Osman had managed to gain some goodwill in Plevna itself by executing Turkish soldiers for looting.  Up against it, he attempted a break-out in early December.  Unable to take the Turkish wounded with him, and knowing the local custom, he gathered the local hierarchy of the Bulgarian Orthodox church and made them swear on the Bible that they would not harm the Turks he left.

Osman’s break-out attempt almost succeeded.  “Almost” turned into defeat on 10 December when Osman and his Turks surrendered to the Russians, who treated the officers honourably.  The prisoners of war, however, were allowed to freeze in the cold, and the Bulgarians broke their oath and massacred the wounded they had promised to protect.

Although a loss, Plevna stalled the Russians’ march to Constantinople, and turned public opinion in Europe back the Turks’ way.  The British sent the Royal Navy to Constantinople, and the Russians decided to quit while they were ahead at the Congress of Berlin. Bulgaria became an independent nation again, but the Bosporus would stay in Turkish hands.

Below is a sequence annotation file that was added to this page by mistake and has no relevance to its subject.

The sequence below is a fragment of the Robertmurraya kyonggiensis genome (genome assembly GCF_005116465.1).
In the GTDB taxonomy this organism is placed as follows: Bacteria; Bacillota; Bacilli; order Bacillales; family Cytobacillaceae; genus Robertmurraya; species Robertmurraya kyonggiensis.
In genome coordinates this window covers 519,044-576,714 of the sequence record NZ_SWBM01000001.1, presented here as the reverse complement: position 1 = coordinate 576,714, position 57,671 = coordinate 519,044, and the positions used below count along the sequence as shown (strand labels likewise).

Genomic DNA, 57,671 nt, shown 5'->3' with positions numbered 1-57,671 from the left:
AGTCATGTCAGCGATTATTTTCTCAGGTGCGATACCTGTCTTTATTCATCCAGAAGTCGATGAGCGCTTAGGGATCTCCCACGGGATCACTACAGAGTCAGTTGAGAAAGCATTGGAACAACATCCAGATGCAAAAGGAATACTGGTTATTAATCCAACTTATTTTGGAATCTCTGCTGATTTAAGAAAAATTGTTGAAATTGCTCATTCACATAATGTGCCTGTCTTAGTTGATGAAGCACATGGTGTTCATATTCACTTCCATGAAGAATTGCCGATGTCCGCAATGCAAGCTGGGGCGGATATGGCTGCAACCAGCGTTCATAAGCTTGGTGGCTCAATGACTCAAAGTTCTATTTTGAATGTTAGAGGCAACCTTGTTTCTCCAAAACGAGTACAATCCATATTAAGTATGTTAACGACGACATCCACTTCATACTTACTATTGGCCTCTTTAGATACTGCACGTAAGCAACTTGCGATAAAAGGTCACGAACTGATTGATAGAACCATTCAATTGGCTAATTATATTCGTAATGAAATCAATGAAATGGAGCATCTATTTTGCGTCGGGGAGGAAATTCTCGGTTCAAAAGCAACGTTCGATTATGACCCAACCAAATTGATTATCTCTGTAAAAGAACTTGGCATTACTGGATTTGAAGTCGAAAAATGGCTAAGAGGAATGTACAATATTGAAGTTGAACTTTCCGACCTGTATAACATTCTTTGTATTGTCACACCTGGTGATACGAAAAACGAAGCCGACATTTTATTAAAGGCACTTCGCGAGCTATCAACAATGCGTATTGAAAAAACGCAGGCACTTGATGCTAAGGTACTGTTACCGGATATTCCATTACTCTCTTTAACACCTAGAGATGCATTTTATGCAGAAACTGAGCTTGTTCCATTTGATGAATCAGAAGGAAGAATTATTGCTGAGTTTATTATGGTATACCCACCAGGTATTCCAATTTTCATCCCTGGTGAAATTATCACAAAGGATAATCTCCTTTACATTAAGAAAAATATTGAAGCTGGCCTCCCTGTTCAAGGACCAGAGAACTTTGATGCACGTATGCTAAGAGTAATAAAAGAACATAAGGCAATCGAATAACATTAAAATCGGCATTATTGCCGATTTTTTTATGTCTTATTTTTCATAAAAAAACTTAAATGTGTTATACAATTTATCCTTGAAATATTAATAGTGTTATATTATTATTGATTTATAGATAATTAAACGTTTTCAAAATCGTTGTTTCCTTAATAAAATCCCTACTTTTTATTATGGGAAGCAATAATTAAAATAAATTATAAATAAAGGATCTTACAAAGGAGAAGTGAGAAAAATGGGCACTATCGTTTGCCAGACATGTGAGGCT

There are Christian traditions which take the following to the letter:

 “You have heard that it was said to your ancestors, ‘Never break your oath, but give to the Lord what you swore in an oath to give him.’  But I tell you don’t swear an oath at all. Don’t swear an oath by heaven, which is God’s throne,  or by the earth, which is his footstool, or by Jerusalem, which is the city of the great King. (Matthew 5:33-35 GW)

Others interpret it a little more broadly:

As we confess that vain and rash swearing is forbidden Christian men by our Lord Jesus Christ, so we judge that Christian religion doth not prohibit but that a man may swear when the magistrate requireth in a cause of faith and charity, so it be done according to the Prophet’s teaching in justice, judgement, and truth. (Articles of Religion XXXIX)

Irrespective of this, the Christian should learn to keep his or her promises, not only as a witness but also (in this case) to stop the cycle of bloodshed which was all too common in Ottoman times and which has not stopped at present.

The Ottoman Tales VII: Sick Man of Europe, Sick Man of North America

This continues a series inspired (somewhat) by Noel Barber’s The Sultans.  The previous instalment is here.

Most students of European history, especially those who focus on the nineteenth century, know the Ottoman Empire as “the sick man of Europe”.  People today don’t get the impact of that moniker: then what it meant was that the “sick man” was about to assume room temperature and then the question was “how to dispose of the corpse”?